Apr 162018
 

Well, that would be Victor Gabriel Toth, not me, but nonetheless, it is still creepy to see an obituary in the Ottawa Citizen containing, albeit with a minor spelling variation, my name.

I never met this Victor Toth, even though at one point, I was told, I might have been working just two floors above him at the Nortel building on Merivale Road, a building in which several floors were rented by Canada Post.

Well, Victor Toth, you had a long life and, I hope sincerely, a happy one. I hope your family is not so much grieving as celebrating your long life.

Then again, I also sincerely hope that I won’t be following in your footsteps anytime soon, as I have plenty more to do in this world before it’s my time to depart.

 Posted by at 1:11 pm
Apr 142018
 

Yesterday, we said goodbye to our old car, a very nice Honda Accord that served us faithfully for four years.

The lease expired, so we opted to lease a new one. Another Honda Accord. (Incidentally, 2018 marks the 30th year that I’ve been purchasing Hondas, from this very same dealership.)

The old car was nice. The new car… Well, it’s amazing what even four years can mean these days when it comes to vehicle automation.

The level of automation in this vehicle is amazing. It can start itself, it can steer itself. It has full situational awareness, with radar all around. Apparently, it even monitors the driver for alertness (I’ll have to read up on exactly how it accomplishes that.) During the short drive home, it once applied the brakes when its adaptive cruise control was on and someone moved into the lane ahead of us. It was braking a little harder than I’d have preferred, though. And at one point, as the lane markings were a little ambiguous, it gently resisted my attempt to depart from what it thought was the correct lane.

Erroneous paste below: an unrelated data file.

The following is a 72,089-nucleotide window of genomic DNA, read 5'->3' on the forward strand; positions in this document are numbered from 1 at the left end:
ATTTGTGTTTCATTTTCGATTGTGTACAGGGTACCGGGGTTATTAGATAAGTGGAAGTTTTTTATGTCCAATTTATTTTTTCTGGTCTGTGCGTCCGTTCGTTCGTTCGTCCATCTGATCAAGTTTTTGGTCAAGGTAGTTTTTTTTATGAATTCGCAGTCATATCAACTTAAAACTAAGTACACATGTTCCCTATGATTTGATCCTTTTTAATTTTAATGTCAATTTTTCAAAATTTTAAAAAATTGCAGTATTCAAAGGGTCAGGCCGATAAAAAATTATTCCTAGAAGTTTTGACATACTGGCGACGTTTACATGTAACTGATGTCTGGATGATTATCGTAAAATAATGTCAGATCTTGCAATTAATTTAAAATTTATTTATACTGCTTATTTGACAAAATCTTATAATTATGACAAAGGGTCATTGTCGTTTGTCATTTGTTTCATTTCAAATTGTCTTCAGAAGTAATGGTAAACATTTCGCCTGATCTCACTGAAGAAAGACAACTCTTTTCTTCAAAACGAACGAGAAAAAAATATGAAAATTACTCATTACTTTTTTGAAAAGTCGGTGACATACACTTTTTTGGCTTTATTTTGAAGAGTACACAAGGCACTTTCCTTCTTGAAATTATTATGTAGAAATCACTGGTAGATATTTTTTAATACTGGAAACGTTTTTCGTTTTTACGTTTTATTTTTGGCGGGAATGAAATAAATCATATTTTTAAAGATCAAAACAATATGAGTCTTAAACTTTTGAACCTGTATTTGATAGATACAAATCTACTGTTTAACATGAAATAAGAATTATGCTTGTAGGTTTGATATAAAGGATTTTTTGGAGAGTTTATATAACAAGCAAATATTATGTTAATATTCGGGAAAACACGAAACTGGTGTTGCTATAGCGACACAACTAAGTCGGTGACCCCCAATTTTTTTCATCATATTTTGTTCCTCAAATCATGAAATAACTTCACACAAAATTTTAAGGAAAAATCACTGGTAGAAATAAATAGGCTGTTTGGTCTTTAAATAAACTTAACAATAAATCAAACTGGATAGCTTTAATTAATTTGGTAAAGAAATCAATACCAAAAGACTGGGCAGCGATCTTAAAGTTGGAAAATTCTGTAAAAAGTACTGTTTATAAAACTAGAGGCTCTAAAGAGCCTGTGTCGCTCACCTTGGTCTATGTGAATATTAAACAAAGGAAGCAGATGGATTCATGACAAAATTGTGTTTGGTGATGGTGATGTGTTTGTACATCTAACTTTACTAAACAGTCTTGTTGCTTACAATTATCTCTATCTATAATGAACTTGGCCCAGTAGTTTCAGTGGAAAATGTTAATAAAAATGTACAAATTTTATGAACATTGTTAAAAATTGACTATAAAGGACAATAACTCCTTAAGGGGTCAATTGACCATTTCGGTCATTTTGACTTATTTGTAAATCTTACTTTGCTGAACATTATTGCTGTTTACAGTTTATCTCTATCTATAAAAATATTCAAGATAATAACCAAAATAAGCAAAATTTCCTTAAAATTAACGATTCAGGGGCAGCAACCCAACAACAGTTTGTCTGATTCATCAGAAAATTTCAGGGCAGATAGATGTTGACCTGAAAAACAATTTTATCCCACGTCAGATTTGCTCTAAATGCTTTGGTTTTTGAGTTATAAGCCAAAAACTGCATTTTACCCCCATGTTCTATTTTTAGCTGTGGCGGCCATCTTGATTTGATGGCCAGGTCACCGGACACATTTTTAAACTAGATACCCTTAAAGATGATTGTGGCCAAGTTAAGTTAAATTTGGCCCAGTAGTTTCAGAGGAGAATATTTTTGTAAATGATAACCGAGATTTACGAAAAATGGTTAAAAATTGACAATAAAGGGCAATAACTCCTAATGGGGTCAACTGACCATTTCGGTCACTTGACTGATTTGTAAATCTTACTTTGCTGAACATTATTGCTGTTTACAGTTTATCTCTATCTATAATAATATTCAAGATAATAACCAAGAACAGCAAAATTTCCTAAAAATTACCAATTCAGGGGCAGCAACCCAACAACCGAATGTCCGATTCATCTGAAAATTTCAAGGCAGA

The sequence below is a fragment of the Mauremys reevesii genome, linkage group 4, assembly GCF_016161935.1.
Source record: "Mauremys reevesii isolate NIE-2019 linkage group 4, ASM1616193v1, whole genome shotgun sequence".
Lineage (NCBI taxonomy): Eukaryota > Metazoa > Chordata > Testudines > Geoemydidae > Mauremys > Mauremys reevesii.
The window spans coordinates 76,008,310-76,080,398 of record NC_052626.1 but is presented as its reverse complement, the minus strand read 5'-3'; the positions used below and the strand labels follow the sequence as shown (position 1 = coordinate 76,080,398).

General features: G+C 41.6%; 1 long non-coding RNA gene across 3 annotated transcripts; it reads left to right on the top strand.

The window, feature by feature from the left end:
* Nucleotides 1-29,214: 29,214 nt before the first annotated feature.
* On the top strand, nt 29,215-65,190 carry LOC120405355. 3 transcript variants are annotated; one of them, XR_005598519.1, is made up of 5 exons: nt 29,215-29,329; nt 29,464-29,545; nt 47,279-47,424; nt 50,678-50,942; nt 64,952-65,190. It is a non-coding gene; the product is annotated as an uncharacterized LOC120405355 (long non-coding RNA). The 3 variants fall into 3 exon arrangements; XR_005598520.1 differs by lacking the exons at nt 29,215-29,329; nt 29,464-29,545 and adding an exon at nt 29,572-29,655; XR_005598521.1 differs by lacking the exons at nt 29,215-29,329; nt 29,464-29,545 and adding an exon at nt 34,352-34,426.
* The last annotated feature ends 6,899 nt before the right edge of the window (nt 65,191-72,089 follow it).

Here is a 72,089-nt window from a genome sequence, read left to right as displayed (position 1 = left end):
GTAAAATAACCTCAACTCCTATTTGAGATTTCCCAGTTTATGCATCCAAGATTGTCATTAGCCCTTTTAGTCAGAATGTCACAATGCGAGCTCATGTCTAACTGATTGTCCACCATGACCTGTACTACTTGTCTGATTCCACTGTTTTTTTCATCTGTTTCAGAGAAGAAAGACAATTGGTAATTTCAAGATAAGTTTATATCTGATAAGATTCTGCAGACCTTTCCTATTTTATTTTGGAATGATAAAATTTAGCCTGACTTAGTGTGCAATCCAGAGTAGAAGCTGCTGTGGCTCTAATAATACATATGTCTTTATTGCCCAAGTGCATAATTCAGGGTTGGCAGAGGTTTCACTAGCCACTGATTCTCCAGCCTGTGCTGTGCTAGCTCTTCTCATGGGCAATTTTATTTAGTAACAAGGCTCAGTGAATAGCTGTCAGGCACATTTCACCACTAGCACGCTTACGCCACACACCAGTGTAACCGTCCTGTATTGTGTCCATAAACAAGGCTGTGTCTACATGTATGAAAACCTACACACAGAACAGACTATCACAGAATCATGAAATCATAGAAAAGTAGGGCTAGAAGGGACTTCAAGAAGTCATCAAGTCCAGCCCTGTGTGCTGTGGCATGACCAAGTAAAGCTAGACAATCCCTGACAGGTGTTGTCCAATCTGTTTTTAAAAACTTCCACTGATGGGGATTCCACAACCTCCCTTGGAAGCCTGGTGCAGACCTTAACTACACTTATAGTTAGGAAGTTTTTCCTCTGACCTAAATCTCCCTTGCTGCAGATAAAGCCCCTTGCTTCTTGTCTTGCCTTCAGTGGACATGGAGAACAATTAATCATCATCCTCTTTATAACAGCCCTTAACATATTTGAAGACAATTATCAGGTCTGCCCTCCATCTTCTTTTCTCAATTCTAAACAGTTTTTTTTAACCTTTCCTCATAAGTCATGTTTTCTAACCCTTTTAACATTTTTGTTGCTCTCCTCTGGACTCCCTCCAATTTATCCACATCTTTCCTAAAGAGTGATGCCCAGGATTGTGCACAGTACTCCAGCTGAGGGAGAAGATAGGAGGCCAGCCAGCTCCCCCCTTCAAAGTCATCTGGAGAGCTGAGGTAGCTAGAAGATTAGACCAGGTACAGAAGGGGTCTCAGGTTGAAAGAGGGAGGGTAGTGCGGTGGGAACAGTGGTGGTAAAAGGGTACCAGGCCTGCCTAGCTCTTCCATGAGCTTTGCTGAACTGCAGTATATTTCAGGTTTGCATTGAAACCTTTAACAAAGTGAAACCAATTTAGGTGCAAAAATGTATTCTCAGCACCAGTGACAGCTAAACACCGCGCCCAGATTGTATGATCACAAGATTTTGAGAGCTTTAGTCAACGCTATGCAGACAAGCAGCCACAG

In principle, it appears, this car has all the components for it to be fully autonomous, except that perhaps its array of sensors is not sufficient for it to be fully safe. But really, the only thing missing is the software. And even the way it is, it is beginning to feel more like a partner in driving than a dumb machine; a partner that also has a well-developed instinct for self-preservation.

Welcome to the future, I guess.

 Posted by at 9:54 pm
Mar 202018
 

Our kitty Pipacs is still doing okay.

Today, he managed to show the oddest of faces when my wife attempted to take a picture:

Don’t worry, he was just yawning.

What we haven’t seen is any poop from him in the past 36 hours or so, and he seemed to be a bit under the weather at times. I hope it doesn’t mean that his bowel is obstructed again. We know he’s living on borrowed time, but we hope that there is still a little bit more time out there for him to borrow.

 Posted by at 8:57 pm
Mar 182018
 

Anybody interested in hiring a competent TV repairman?

No, just kidding. Nobody makes a living from TV repair anymore. (On the other hand, if you are interested in hiring a competent IT contract professional… but I digress.)

Still, I have this compulsion, trying to repair broken things even when they have little or no practical utility. So it came to be that I felt compelled to repair this old SANYO AVM-2664U analog 26″ CRT TV, with a circuit board that was buzzing louder than a hive of angry wasps, as shown in this thermal infrared video which I made while I was hunting for possible hotspots on the circuit board:

Eventually, I managed to track down the problem: One lousy little capacitor.

As I told my wife, it would be fun, doing this for a living. Unfortunately, nobody is likely to pay hundreds, maybe even thousands of dollars to repair an old television set that not even thrift stores want anymore (too heavy, too obsolete). Yet another perfectly useless skill in the year 2018.